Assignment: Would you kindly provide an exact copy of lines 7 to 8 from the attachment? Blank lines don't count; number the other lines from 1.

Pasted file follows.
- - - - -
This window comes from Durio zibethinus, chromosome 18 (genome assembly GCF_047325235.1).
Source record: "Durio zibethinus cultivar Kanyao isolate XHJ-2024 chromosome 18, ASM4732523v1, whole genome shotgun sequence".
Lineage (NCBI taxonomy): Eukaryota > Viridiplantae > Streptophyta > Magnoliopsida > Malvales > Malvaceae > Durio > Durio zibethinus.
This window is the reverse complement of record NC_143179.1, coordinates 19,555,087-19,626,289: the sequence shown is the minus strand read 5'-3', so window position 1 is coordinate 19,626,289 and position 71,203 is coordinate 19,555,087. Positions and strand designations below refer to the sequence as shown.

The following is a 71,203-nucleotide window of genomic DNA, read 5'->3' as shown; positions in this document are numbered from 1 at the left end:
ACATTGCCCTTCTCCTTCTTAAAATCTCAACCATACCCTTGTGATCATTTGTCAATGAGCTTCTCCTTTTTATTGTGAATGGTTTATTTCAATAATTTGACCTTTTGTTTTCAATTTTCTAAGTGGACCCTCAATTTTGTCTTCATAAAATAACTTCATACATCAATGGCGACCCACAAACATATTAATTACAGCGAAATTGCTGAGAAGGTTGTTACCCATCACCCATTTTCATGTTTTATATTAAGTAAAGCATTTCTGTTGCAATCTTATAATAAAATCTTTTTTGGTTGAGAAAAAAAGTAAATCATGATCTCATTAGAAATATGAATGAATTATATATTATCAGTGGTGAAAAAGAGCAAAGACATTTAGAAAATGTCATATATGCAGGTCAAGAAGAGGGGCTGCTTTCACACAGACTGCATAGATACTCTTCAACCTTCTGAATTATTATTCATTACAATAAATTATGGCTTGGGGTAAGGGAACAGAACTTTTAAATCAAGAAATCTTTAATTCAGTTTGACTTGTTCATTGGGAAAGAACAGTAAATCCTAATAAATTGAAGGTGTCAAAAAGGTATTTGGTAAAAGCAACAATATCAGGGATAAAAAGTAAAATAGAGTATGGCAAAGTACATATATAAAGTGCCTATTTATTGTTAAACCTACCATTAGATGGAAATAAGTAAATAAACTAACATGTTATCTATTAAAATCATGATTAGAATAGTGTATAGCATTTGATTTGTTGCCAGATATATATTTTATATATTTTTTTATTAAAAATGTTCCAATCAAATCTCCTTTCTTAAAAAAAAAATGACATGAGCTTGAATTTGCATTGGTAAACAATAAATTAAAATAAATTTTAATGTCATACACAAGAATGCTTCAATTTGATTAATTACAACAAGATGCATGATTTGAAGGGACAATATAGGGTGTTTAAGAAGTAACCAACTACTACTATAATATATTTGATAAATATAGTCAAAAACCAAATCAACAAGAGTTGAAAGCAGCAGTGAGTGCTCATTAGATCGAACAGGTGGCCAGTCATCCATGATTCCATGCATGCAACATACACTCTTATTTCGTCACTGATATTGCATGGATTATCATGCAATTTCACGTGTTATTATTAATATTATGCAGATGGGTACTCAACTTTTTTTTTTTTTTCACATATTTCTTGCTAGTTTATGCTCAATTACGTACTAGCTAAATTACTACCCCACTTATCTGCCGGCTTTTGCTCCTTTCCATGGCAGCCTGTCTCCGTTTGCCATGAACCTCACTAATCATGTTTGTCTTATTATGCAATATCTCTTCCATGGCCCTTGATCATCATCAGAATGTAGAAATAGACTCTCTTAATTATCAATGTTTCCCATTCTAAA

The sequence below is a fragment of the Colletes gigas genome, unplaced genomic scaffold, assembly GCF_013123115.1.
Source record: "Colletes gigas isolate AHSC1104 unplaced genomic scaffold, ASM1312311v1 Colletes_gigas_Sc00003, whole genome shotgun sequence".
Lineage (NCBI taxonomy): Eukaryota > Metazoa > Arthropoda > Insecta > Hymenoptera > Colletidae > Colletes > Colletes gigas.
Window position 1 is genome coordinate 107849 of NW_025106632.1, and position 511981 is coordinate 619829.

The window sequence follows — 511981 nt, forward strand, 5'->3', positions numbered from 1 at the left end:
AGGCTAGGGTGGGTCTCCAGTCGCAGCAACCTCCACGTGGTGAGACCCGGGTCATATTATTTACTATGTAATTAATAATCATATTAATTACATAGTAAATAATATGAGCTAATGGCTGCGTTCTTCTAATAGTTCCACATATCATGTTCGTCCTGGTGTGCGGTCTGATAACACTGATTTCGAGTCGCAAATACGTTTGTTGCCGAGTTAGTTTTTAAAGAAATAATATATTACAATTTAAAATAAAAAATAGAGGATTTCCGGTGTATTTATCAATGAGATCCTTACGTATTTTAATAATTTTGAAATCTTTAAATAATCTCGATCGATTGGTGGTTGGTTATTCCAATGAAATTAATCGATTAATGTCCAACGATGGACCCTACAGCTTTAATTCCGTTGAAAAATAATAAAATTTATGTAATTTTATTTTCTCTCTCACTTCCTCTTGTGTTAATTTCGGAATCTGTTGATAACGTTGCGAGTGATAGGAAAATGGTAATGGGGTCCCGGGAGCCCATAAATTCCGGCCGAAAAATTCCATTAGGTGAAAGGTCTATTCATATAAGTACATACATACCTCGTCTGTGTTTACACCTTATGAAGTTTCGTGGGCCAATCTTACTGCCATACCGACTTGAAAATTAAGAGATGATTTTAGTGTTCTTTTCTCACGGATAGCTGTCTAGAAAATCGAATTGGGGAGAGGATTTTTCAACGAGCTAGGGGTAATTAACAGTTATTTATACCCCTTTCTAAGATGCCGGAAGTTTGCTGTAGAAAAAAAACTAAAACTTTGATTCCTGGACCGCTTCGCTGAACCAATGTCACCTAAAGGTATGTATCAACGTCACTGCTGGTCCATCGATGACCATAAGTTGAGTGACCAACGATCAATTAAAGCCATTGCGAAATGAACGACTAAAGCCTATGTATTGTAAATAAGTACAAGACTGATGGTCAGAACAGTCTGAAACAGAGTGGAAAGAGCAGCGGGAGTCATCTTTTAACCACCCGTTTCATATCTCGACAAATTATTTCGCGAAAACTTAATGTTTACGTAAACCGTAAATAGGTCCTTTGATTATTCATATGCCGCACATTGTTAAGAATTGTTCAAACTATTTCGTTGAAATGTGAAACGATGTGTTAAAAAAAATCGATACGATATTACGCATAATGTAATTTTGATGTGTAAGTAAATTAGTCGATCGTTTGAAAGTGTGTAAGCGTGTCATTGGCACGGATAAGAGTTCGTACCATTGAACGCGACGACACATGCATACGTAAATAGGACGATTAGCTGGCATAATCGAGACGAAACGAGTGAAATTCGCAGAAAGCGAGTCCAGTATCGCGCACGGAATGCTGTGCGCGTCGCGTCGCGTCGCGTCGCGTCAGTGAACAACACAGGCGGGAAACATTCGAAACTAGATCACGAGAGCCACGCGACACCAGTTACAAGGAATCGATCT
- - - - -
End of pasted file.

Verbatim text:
The sequence below is a fragment of the Colletes gigas genome, unplaced genomic scaffold, assembly GCF_013123115.1.
Source record: "Colletes gigas isolate AHSC1104 unplaced genomic scaffold, ASM1312311v1 Colletes_gigas_Sc00003, whole genome shotgun sequence".